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Common sense, as well as research, has illuminated much related to language acquisition and language learning:

Early language learning experiences affect other areas of development that are critical to children’s future success. Lack of language access can negatively impact cognitive, psychological, and social development. Poor language skills are often linked to behavioral problems, academic difficulties, lowered self-esteem, and social immaturity. Behavioral problems are often the end result of children’s frustration at not being able to communicate with their parents or significant others. Yet, research shows that children with strong language skills, regardless of the language, consistently outperform their peers on tests of intelligence and other measures of success. The language might be English or French or another spoken language, or it can be sign language; the key is language accessibility of a deep and meaningful nature. The earlier a child acquires his/her first language, the greater the success will be in acquiring subsequent language skills and meeting other important developmental milestones.

All children (hearing and deaf) can benefit from the use of sign language, with no risk to academic, social, or emotional development, or spoken language skills. For both hearing and deaf children, sign language gives a head start in language learning, and can lead to higher achievement in measures of intelligence, academic and social development. Used in classrooms with hearing children, sign language has been shown to assist in reducing the achievement gap between underprivileged children and their peers. It is also important to note that there is no substantial body of research that indicates learning and using sign language will hinder the development of speech skills in either deaf or hearing children.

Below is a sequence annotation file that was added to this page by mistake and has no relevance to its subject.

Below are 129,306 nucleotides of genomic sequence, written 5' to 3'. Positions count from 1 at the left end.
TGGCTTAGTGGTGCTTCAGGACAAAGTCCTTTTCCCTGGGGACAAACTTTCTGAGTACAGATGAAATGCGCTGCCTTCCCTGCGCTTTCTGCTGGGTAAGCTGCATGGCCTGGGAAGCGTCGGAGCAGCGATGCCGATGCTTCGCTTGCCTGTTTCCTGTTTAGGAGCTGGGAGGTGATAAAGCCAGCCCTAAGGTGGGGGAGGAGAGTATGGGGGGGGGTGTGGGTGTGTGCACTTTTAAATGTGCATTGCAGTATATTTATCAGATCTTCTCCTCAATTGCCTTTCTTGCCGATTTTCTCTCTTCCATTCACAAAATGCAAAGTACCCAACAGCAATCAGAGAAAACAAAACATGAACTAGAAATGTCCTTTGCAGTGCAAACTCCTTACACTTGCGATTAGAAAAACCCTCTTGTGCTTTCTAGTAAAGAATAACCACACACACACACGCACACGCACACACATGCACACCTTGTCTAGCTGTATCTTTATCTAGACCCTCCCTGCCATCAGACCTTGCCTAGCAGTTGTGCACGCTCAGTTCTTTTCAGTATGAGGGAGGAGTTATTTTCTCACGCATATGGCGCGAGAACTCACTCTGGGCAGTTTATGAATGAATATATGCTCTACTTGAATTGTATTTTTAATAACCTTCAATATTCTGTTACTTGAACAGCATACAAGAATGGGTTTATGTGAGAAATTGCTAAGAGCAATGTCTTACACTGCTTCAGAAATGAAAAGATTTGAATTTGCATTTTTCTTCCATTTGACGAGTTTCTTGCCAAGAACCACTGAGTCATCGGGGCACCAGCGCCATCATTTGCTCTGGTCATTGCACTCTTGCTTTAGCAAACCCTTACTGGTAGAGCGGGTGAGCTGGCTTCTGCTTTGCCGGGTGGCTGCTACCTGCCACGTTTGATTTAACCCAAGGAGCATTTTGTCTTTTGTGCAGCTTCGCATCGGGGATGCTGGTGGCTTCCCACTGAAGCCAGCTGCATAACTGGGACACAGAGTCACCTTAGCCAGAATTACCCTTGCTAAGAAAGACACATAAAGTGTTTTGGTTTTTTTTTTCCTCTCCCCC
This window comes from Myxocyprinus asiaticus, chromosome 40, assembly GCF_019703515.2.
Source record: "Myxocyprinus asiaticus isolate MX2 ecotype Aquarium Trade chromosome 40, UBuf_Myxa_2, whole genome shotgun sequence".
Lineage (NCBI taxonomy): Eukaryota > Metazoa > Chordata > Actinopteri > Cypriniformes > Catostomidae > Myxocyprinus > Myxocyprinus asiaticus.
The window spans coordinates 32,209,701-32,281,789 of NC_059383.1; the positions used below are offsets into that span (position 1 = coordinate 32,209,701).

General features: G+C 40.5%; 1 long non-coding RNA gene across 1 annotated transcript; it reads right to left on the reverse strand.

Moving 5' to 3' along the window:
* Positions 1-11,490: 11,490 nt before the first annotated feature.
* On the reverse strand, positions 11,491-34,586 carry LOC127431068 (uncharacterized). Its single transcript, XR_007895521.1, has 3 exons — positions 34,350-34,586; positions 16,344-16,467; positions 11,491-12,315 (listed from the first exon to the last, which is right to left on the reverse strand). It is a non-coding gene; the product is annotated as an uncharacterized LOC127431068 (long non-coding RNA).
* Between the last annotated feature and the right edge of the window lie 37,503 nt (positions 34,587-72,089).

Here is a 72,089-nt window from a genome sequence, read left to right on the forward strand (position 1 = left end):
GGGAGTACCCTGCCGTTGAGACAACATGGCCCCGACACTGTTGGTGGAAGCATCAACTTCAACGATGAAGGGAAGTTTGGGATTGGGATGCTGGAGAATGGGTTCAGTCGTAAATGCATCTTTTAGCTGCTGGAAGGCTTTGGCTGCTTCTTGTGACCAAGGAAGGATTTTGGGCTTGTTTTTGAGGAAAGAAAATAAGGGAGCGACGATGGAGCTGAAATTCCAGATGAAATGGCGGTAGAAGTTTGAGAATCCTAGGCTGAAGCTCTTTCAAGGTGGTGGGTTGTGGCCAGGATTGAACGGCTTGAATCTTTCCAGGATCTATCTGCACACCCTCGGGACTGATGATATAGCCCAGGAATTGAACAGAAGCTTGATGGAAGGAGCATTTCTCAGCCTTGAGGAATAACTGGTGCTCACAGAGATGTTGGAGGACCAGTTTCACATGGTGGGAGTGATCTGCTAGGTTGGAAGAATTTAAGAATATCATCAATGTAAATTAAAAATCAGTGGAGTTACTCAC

For deaf infants, toddlers, and preschoolers, sign language is a critical first step to communication. It is the key to eventual development of literacy in English and, possibly, spoken language skills. It provides the only accessible venue for natural and complete language acquisition in the early years, and serves to prevent deaf children from becoming victims of the staggering language delays often associated with deafness. Deaf children who learn sign early as their first language generally learn to read and to write English better than those who are exposed only to spoken language. It is also an established fact that expressive language ability, in any mode, is often one predictor of the development of speech. Beyond the enormous advantages to deaf children’s language, social and cognitive development, children’s knowledge of sign language opens the door for involvement with a strong and supportive community of other deaf individuals.